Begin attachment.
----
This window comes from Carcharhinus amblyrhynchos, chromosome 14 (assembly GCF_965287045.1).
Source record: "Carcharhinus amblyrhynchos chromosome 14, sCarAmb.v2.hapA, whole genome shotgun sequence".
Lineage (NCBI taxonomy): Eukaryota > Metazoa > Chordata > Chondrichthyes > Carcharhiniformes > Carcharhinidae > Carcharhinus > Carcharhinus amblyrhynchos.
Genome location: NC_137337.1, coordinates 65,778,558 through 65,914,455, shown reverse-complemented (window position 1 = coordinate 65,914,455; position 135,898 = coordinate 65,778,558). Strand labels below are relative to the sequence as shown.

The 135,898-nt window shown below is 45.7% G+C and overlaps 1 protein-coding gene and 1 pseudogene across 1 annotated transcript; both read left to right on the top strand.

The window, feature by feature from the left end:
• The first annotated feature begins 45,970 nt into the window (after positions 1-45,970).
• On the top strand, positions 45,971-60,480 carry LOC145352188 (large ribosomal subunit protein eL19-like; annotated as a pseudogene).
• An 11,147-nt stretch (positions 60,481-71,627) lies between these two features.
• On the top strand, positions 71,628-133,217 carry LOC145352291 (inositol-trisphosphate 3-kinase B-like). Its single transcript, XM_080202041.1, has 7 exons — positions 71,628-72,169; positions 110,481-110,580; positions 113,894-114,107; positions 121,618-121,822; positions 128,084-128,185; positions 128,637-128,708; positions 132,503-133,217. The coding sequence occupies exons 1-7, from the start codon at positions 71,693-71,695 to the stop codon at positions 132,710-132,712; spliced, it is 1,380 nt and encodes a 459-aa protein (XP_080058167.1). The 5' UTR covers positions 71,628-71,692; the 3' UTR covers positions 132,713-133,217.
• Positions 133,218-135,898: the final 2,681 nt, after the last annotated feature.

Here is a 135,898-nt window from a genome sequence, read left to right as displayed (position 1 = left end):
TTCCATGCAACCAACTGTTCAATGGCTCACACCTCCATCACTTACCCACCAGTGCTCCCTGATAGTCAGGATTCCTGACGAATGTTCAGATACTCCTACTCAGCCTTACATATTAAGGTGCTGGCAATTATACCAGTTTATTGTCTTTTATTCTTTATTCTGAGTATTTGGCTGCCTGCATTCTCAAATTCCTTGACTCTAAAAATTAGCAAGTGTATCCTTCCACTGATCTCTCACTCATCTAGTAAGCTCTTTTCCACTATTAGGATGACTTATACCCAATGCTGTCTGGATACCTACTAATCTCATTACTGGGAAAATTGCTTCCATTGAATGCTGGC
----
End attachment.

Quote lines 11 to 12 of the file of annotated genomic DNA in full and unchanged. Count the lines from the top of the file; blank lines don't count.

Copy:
• Positions 133,218-135,898: the final 2,681 nt, after the last annotated feature.

Here is a 135,898-nt window from a genome sequence, read left to right as displayed (position 1 = left end):